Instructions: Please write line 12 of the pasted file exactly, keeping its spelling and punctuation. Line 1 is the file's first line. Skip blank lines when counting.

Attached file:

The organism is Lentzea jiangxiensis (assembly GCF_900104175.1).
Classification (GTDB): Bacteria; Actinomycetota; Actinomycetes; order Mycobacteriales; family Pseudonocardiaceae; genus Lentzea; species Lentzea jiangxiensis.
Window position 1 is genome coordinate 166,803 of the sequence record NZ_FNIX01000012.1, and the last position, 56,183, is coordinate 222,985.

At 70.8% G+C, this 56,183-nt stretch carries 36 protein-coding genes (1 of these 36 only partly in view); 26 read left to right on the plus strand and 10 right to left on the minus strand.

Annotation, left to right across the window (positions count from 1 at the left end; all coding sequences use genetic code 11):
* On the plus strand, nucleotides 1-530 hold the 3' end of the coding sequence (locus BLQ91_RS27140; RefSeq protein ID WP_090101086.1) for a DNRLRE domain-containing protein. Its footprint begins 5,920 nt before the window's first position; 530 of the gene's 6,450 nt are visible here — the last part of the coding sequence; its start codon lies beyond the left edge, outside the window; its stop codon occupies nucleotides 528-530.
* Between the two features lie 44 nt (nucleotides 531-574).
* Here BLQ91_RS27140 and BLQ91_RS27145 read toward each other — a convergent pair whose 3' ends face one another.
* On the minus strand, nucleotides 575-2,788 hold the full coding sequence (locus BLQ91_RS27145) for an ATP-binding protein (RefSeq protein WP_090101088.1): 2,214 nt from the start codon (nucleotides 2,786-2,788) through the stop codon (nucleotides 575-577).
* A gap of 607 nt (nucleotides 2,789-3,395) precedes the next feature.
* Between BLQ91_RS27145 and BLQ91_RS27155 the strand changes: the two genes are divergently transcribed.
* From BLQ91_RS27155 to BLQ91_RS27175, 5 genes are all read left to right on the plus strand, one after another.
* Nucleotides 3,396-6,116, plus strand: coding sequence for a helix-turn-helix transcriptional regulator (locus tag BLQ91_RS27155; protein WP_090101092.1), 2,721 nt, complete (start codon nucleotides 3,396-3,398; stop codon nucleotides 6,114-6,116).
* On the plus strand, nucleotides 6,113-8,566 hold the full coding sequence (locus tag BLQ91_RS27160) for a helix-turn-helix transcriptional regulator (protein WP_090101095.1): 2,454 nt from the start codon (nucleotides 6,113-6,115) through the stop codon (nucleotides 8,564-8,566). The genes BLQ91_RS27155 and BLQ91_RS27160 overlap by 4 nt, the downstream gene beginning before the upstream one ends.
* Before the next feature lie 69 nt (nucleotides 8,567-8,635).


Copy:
* From BLQ91_RS27155 to BLQ91_RS27175, 5 genes are all read left to right on the plus strand, one after another.